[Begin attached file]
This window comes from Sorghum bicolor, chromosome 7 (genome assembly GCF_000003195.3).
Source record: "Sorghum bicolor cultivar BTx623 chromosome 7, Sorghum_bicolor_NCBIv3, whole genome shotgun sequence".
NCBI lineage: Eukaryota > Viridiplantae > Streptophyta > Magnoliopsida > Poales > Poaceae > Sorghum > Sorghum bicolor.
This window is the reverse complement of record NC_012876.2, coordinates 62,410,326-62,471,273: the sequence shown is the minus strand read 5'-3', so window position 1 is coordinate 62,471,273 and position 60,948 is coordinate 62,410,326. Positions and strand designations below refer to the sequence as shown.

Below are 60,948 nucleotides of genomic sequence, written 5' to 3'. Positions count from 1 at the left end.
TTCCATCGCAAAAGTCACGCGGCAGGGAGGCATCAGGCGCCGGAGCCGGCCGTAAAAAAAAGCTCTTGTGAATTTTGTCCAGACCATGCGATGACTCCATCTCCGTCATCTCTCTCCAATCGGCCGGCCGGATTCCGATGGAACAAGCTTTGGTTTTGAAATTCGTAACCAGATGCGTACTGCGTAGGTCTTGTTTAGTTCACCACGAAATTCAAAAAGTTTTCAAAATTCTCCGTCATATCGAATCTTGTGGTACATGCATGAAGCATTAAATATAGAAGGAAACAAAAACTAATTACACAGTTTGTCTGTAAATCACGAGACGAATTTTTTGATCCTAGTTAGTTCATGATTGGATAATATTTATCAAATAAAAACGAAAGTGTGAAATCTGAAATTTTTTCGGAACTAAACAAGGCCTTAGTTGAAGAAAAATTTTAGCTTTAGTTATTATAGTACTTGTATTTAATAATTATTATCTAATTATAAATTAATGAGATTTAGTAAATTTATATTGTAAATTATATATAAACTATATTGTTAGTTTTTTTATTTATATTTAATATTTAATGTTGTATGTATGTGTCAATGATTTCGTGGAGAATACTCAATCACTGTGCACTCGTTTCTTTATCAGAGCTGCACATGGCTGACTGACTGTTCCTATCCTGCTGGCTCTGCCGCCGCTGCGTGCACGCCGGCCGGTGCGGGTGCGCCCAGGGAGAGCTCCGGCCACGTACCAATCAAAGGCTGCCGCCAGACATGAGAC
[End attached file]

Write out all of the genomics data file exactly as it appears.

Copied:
This window comes from Sorghum bicolor, chromosome 7 (genome assembly GCF_000003195.3).
Source record: "Sorghum bicolor cultivar BTx623 chromosome 7, Sorghum_bicolor_NCBIv3, whole genome shotgun sequence".
NCBI lineage: Eukaryota > Viridiplantae > Streptophyta > Magnoliopsida > Poales > Poaceae > Sorghum > Sorghum bicolor.
This window is the reverse complement of record NC_012876.2, coordinates 62,410,326-62,471,273: the sequence shown is the minus strand read 5'-3', so window position 1 is coordinate 62,471,273 and position 60,948 is coordinate 62,410,326. Positions and strand designations below refer to the sequence as shown.

Below are 60,948 nucleotides of genomic sequence, written 5' to 3'. Positions count from 1 at the left end.
TTCCATCGCAAAAGTCACGCGGCAGGGAGGCATCAGGCGCCGGAGCCGGCCGTAAAAAAAAGCTCTTGTGAATTTTGTCCAGACCATGCGATGACTCCATCTCCGTCATCTCTCTCCAATCGGCCGGCCGGATTCCGATGGAACAAGCTTTGGTTTTGAAATTCGTAACCAGATGCGTACTGCGTAGGTCTTGTTTAGTTCACCACGAAATTCAAAAAGTTTTCAAAATTCTCCGTCATATCGAATCTTGTGGTACATGCATGAAGCATTAAATATAGAAGGAAACAAAAACTAATTACACAGTTTGTCTGTAAATCACGAGACGAATTTTTTGATCCTAGTTAGTTCATGATTGGATAATATTTATCAAATAAAAACGAAAGTGTGAAATCTGAAATTTTTTCGGAACTAAACAAGGCCTTAGTTGAAGAAAAATTTTAGCTTTAGTTATTATAGTACTTGTATTTAATAATTATTATCTAATTATAAATTAATGAGATTTAGTAAATTTATATTGTAAATTATATATAAACTATATTGTTAGTTTTTTTATTTATATTTAATATTTAATGTTGTATGTATGTGTCAATGATTTCGTGGAGAATACTCAATCACTGTGCACTCGTTTCTTTATCAGAGCTGCACATGGCTGACTGACTGTTCCTATCCTGCTGGCTCTGCCGCCGCTGCGTGCACGCCGGCCGGTGCGGGTGCGCCCAGGGAGAGCTCCGGCCACGTACCAATCAAAGGCTGCCGCCAGACATGAGAC